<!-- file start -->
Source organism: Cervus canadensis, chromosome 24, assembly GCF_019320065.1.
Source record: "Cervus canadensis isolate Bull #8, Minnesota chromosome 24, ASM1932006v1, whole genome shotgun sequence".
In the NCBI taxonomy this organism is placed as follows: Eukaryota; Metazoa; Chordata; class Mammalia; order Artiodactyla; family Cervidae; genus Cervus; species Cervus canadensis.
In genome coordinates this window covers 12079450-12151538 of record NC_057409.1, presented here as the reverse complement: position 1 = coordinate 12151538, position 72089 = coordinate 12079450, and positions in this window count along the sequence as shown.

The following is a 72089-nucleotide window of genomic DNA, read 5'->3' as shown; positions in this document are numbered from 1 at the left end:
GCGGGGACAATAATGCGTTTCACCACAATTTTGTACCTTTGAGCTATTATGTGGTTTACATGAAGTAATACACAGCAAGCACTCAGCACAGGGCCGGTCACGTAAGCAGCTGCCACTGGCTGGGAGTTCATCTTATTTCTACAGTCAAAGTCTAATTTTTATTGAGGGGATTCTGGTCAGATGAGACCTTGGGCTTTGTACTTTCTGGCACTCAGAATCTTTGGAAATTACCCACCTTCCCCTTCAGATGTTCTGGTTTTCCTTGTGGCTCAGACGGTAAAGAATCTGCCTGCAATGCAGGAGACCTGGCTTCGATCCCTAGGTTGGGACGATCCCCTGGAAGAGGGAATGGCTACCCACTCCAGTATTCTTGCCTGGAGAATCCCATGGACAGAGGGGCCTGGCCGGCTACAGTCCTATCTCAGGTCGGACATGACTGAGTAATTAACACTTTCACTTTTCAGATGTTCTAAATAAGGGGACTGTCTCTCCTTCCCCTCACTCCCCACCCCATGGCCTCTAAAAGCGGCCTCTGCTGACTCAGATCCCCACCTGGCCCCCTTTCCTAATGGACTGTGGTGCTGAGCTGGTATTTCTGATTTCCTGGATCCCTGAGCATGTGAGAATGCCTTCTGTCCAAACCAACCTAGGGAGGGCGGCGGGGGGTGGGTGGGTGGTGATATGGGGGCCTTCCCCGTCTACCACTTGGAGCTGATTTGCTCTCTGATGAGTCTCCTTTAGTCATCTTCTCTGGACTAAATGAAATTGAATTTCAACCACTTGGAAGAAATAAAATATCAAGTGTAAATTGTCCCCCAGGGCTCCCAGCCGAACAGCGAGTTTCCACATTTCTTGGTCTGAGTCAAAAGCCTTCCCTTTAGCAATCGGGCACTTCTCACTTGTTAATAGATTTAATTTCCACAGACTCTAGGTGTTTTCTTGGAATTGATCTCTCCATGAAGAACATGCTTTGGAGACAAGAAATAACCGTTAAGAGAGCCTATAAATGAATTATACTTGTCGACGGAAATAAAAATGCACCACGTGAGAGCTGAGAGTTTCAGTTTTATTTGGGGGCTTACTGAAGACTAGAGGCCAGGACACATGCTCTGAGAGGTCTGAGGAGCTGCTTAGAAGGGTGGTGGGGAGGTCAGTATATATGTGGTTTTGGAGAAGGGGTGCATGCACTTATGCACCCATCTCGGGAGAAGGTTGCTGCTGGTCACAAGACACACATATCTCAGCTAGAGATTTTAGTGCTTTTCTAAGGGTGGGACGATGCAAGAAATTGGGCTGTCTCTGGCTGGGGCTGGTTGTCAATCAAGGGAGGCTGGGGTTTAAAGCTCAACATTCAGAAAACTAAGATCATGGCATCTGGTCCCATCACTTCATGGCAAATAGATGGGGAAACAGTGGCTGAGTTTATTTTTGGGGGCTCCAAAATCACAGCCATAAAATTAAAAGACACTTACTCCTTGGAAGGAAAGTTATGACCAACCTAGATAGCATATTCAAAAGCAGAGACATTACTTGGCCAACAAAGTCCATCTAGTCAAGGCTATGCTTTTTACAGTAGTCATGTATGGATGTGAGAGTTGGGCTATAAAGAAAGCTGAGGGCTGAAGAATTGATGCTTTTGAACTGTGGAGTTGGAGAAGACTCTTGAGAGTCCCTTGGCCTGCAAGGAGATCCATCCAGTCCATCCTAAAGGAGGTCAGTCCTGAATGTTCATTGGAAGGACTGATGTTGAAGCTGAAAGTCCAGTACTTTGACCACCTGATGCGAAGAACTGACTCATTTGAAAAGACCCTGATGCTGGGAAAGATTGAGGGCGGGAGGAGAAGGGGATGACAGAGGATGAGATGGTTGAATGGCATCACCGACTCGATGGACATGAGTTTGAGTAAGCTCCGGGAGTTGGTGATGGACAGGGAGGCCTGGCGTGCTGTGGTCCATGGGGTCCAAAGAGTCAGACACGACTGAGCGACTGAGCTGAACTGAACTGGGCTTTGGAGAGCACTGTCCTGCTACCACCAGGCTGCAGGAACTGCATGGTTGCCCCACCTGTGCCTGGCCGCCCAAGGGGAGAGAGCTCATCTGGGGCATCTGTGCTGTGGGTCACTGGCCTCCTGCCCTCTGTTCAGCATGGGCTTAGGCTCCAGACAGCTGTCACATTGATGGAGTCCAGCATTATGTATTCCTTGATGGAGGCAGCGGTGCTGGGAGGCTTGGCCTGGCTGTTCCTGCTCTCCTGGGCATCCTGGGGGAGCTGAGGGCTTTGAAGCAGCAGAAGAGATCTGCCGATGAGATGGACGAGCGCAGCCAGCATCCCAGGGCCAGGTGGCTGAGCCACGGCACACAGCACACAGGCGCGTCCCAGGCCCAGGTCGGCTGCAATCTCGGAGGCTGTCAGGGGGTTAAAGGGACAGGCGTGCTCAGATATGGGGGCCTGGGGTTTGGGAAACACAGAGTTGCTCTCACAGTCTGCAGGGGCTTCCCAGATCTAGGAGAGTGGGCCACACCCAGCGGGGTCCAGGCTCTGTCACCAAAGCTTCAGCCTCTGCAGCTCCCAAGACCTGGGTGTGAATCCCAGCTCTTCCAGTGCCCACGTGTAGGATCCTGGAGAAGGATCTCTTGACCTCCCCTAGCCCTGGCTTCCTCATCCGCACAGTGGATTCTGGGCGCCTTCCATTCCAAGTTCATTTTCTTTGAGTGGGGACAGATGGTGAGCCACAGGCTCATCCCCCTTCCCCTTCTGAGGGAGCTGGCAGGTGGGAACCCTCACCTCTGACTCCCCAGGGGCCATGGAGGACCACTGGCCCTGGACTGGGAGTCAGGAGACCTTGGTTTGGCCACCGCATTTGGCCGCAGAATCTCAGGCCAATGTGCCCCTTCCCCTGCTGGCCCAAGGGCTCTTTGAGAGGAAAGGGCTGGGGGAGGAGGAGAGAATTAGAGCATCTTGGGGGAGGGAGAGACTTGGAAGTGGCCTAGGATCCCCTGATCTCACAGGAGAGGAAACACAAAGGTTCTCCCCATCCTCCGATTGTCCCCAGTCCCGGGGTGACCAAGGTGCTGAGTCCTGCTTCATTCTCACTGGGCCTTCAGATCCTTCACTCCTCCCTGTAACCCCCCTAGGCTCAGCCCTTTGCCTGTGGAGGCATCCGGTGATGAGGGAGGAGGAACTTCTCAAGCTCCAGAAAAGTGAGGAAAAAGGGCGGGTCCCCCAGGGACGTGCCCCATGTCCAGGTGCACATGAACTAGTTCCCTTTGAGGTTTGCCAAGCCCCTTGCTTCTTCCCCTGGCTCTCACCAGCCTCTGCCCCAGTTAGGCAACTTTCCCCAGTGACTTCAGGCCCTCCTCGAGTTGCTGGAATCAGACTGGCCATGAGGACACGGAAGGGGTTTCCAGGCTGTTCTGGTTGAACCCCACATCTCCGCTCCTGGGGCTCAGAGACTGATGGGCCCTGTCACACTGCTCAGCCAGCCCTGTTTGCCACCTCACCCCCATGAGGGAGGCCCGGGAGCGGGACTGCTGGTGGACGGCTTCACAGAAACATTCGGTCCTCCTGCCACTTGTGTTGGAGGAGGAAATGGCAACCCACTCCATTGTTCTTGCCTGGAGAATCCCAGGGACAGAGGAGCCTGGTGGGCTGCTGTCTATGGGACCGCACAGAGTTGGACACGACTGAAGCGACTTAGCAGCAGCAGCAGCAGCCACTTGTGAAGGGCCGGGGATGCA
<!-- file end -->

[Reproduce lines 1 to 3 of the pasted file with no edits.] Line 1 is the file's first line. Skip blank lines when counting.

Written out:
Source organism: Cervus canadensis, chromosome 24, assembly GCF_019320065.1.
Source record: "Cervus canadensis isolate Bull #8, Minnesota chromosome 24, ASM1932006v1, whole genome shotgun sequence".
In the NCBI taxonomy this organism is placed as follows: Eukaryota; Metazoa; Chordata; class Mammalia; order Artiodactyla; family Cervidae; genus Cervus; species Cervus canadensis.